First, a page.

Become the CEO of Your Life
If you’re a franchise owner with a family, your typical day probably goes something like this:
You wake up in the five or six o’clock hour. Depending on their age, you either get your kids ready for school or you feed them and change them. Then you get yourself ready and head out the door with a breakfast bar or a handful of Cheerios.
You’ll eat later.
Work is crazy. Work is always crazy. So many fires to put out, so many emails to answer. So many emails.
Meanwhile, the school is calling, your son is sick (or worse, he’s in the principal’s office). Can someone pick him up? You’re calling your spouse. You’re dashing out of the office, but you have to go back.
Then you get home around six-thirty. Or maybe you don’t go home yet. You take your kids to practice, or to their lessons, or to their friends’ houses. At some point you eat, you do homework, you put them to bed, you brush your teeth, and you exchange a brief series of conversations with your spouse.
A lot of this is logistical because you will do this all over again tomorrow. You’re too exhausted to worry about it now. You fall asleep.
Running a franchise is challenging. But most people have a lot more than a business to run.
Too often today, though, we aren’t the CEO of our lives. We get by. We do what has to be done, but we don’t maintain an overarching vision of how we want our lives to go and take steps to execute that vision. We let ourselves get run over.
If you’re to become the CEO of your life as well as run your business, you have to be proactive and take charge. Here’s how I do it.
Set Your Priorities
You can’t control your life without deciding what’s most important. For me, my relationship with my wife comes first at home. I also have three school aged kids, but my belief is your children learn about relationships from their parents.
So we have date night. Every Friday night. And I don’t start calling babysitters on Wednesday. I have one on retainer. I pay her whether we go out or not, so that she’s not missing a paycheck just because one of us came down with a cold.
The benefit for me is that the babysitter tends to be pretty loyal. And anyone with young kids knows how easy it is to lose a babysitter, and what a headache it is to find a new one in a hurry.
I also plan family vacations a year in advance.
I know where I’m going to be on July 4th. I know I’ve got a family reunion next summer, and I’m not going to miss it because something comes up at work.
Because something will come up at work.
When you plan a year ahead, you’re giving the people who support you full notice, with enough time to train them if necessary, so that the business doesn’t miss a beat when you’re gone.
Conflicts have come up in the past and they will come up again. That’s why I’ve adopted this philosophy. In my industry, December through January is the most important time of year. This is when businesses are signing up for payroll services.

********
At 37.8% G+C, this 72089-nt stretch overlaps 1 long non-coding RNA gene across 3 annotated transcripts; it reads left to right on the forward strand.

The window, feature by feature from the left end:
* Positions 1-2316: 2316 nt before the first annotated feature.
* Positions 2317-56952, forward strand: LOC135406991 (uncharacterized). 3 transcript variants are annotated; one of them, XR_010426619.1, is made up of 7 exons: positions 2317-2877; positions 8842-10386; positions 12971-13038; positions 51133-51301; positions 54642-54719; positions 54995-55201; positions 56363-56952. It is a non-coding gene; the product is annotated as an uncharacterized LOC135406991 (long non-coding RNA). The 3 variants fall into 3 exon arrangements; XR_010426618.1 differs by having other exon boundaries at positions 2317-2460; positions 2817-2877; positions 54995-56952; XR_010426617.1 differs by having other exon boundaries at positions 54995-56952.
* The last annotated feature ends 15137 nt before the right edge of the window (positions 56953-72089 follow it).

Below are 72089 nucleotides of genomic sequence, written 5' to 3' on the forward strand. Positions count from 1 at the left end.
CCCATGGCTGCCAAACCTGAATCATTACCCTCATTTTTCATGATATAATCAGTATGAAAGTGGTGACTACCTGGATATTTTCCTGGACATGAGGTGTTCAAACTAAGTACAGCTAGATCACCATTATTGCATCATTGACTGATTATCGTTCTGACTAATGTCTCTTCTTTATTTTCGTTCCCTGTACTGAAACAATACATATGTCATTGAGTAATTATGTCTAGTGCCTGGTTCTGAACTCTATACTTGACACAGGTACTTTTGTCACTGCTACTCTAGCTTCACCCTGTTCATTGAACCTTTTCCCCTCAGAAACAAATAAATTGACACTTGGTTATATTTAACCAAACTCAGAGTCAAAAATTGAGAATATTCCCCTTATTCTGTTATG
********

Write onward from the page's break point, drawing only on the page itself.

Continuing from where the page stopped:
Because of that, my family does what we call “Christmas in July.” We know I’m not going to have any extended time off during the typical holiday season. Rather than try to squeeze it in, and spend the vacation on the phone with work, disappointing my family, I plan around it.
When you run a franchise, you have to be just as aware of what you can’t do (or can’t do well) as you are of what you can do.
Sometimes you can’t take on every project or provide every service. Often what makes a franchise successful is that it finds out what it does better than anyone else and sells that.
The same is true at home. My kids aren’t in every single sports league. We go to church on Sunday and if the games are all on Sundays, it’s just not going to work for us.
Every family has different values and things that are important to them. If you don’t make sure those things are front and center, they get lost.
So stop trying to do everything. You’re running a business. You’re taking care of a family. I’m sure you have enough on your plate. You don’t need to enroll your kids in a traveling team or get them private swimming lessons, or whatever it is they want or their friends want.
Remember, you’re the CEO. You’re the mom, you’re the dad. You’re driving the car. The kids are in the backseat watching everything you do.
It’s not your job to please everyone. It’s your job to make tough choices for the greater good, of your business and your life.
Andy Roe is the General Manager of SurePayroll, Inc., a Paychex Company. SurePayroll is the trusted provider of easy online payroll services to small businesses nationwide.
You can follow Andy on Twitter @AndrewSRoe or visit: www.surepayroll.com